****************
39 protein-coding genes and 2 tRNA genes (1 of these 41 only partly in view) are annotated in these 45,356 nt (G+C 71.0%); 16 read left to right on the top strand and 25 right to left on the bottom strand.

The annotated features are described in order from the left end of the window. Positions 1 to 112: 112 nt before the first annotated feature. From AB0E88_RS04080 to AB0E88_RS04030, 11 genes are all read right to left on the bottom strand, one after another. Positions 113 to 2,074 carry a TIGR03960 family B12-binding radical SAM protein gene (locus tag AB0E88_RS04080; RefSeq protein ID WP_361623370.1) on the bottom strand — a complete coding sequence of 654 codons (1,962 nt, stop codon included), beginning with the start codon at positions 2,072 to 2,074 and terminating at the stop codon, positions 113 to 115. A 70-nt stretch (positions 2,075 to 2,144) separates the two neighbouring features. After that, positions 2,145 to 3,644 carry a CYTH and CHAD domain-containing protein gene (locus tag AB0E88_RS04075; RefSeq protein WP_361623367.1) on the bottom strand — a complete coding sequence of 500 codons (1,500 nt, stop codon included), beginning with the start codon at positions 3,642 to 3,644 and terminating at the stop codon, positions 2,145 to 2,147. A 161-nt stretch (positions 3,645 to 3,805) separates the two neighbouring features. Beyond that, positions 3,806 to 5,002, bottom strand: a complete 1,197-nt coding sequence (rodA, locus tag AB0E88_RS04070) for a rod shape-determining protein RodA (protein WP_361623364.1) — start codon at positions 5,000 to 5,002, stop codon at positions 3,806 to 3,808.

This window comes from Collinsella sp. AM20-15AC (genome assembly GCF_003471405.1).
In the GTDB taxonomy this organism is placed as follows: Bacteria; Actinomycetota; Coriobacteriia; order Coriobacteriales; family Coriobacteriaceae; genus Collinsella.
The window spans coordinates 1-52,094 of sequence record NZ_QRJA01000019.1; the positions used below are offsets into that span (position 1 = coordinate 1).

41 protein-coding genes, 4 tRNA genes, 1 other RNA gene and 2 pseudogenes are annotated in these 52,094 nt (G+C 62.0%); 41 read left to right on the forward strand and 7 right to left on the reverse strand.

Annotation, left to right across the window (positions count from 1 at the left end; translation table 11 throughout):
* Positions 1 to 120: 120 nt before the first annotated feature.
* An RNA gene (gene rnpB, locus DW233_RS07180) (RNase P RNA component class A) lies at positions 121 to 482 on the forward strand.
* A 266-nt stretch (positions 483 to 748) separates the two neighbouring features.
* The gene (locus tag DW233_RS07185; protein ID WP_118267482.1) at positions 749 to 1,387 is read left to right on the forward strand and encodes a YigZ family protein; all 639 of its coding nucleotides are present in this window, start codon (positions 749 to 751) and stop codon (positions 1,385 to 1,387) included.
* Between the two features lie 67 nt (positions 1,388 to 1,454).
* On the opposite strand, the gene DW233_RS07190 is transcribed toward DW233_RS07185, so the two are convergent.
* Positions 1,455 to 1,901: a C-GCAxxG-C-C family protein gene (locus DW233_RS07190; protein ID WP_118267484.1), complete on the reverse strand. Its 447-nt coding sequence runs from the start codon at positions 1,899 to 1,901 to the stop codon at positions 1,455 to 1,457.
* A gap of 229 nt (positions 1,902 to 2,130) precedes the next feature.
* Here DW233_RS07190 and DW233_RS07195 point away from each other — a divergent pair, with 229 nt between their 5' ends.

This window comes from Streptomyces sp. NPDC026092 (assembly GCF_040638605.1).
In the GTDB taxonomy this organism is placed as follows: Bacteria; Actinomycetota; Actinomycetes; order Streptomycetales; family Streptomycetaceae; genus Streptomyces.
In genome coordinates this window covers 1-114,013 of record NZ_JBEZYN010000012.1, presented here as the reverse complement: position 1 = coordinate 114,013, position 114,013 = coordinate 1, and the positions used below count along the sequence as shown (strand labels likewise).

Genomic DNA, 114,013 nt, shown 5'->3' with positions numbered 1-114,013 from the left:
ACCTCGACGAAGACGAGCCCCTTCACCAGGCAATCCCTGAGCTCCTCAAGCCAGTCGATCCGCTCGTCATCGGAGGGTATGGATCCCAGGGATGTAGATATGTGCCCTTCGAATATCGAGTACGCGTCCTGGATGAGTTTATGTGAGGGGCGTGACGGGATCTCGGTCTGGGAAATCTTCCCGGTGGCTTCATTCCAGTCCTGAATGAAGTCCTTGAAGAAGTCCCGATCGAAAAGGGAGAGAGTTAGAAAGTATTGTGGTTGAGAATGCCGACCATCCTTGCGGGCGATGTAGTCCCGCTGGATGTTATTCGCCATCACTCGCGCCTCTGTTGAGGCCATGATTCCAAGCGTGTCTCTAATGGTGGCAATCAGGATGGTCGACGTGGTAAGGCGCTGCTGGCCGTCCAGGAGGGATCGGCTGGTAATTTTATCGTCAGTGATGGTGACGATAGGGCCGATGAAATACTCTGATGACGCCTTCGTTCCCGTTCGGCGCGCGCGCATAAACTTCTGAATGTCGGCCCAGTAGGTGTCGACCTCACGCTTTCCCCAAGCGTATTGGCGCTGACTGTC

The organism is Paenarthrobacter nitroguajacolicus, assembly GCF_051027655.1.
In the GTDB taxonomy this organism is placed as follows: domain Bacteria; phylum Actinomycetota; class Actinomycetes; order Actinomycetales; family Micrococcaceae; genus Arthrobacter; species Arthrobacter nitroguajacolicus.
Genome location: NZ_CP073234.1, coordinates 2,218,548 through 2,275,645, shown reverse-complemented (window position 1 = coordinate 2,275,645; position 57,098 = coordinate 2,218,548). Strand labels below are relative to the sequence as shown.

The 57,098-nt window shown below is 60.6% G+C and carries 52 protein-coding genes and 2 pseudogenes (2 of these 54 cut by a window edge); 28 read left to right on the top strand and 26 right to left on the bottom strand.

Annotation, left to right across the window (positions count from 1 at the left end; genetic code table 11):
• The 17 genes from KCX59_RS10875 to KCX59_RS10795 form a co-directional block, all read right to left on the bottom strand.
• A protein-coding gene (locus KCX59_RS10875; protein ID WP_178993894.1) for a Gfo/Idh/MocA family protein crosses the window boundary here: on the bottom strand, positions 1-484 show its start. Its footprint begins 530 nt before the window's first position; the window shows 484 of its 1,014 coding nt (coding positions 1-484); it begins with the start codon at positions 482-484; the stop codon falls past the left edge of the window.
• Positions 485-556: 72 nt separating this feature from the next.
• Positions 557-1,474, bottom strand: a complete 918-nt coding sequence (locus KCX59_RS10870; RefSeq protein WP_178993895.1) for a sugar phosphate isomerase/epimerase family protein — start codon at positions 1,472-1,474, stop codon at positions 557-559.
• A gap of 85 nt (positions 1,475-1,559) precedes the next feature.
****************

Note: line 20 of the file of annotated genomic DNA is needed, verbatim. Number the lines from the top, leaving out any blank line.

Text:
Genomic DNA, 114,013 nt, shown 5'->3' with positions numbered 1-114,013 from the left: